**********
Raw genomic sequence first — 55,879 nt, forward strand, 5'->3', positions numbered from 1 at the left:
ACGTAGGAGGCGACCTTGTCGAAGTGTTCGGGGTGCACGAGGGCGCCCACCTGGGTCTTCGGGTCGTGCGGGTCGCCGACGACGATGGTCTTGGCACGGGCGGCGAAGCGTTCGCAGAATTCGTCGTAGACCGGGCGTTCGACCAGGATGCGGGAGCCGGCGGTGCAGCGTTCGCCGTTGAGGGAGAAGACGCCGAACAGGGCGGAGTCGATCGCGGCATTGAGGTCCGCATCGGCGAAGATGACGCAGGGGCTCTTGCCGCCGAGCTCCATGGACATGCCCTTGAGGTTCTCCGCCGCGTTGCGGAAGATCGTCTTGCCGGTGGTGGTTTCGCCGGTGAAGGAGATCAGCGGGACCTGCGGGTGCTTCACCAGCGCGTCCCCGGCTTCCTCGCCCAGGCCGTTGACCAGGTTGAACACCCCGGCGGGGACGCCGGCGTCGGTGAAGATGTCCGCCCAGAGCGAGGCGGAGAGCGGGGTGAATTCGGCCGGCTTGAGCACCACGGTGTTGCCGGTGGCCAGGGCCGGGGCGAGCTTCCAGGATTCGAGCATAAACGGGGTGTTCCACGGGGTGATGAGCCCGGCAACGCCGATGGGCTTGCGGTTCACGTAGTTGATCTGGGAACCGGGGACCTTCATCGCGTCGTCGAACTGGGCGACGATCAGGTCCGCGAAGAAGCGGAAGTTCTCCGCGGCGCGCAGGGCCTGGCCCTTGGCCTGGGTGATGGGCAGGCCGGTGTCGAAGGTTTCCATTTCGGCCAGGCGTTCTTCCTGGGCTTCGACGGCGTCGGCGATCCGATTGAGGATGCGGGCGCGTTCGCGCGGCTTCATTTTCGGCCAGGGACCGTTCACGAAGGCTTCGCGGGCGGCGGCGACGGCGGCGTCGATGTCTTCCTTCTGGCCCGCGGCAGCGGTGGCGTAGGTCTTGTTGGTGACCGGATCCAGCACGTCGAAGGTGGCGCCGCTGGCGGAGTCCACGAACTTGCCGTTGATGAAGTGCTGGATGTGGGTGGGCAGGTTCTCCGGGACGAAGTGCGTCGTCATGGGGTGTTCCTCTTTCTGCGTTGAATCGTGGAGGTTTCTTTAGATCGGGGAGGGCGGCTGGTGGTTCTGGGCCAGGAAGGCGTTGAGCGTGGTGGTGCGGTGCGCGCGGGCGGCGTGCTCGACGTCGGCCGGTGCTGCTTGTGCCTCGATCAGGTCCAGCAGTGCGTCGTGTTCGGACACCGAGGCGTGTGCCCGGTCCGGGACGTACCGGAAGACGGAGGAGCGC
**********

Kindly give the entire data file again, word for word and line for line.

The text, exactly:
Raw genomic sequence first — 55,879 nt, forward strand, 5'->3', positions numbered from 1 at the left:
ACGTAGGAGGCGACCTTGTCGAAGTGTTCGGGGTGCACGAGGGCGCCCACCTGGGTCTTCGGGTCGTGCGGGTCGCCGACGACGATGGTCTTGGCACGGGCGGCGAAGCGTTCGCAGAATTCGTCGTAGACCGGGCGTTCGACCAGGATGCGGGAGCCGGCGGTGCAGCGTTCGCCGTTGAGGGAGAAGACGCCGAACAGGGCGGAGTCGATCGCGGCATTGAGGTCCGCATCGGCGAAGATGACGCAGGGGCTCTTGCCGCCGAGCTCCATGGACATGCCCTTGAGGTTCTCCGCCGCGTTGCGGAAGATCGTCTTGCCGGTGGTGGTTTCGCCGGTGAAGGAGATCAGCGGGACCTGCGGGTGCTTCACCAGCGCGTCCCCGGCTTCCTCGCCCAGGCCGTTGACCAGGTTGAACACCCCGGCGGGGACGCCGGCGTCGGTGAAGATGTCCGCCCAGAGCGAGGCGGAGAGCGGGGTGAATTCGGCCGGCTTGAGCACCACGGTGTTGCCGGTGGCCAGGGCCGGGGCGAGCTTCCAGGATTCGAGCATAAACGGGGTGTTCCACGGGGTGATGAGCCCGGCAACGCCGATGGGCTTGCGGTTCACGTAGTTGATCTGGGAACCGGGGACCTTCATCGCGTCGTCGAACTGGGCGACGATCAGGTCCGCGAAGAAGCGGAAGTTCTCCGCGGCGCGCAGGGCCTGGCCCTTGGCCTGGGTGATGGGCAGGCCGGTGTCGAAGGTTTCCATTTCGGCCAGGCGTTCTTCCTGGGCTTCGACGGCGTCGGCGATCCGATTGAGGATGCGGGCGCGTTCGCGCGGCTTCATTTTCGGCCAGGGACCGTTCACGAAGGCTTCGCGGGCGGCGGCGACGGCGGCGTCGATGTCTTCCTTCTGGCCCGCGGCAGCGGTGGCGTAGGTCTTGTTGGTGACCGGATCCAGCACGTCGAAGGTGGCGCCGCTGGCGGAGTCCACGAACTTGCCGTTGATGAAGTGCTGGATGTGGGTGGGCAGGTTCTCCGGGACGAAGTGCGTCGTCATGGGGTGTTCCTCTTTCTGCGTTGAATCGTGGAGGTTTCTTTAGATCGGGGAGGGCGGCTGGTGGTTCTGGGCCAGGAAGGCGTTGAGCGTGGTGGTGCGGTGCGCGCGGGCGGCGTGCTCGACGTCGGCCGGTGCTGCTTGTGCCTCGATCAGGTCCAGCAGTGCGTCGTGTTCGGACACCGAGGCGTGTGCCCGGTCCGGGACGTACCGGAAGACGGAGGAGCGC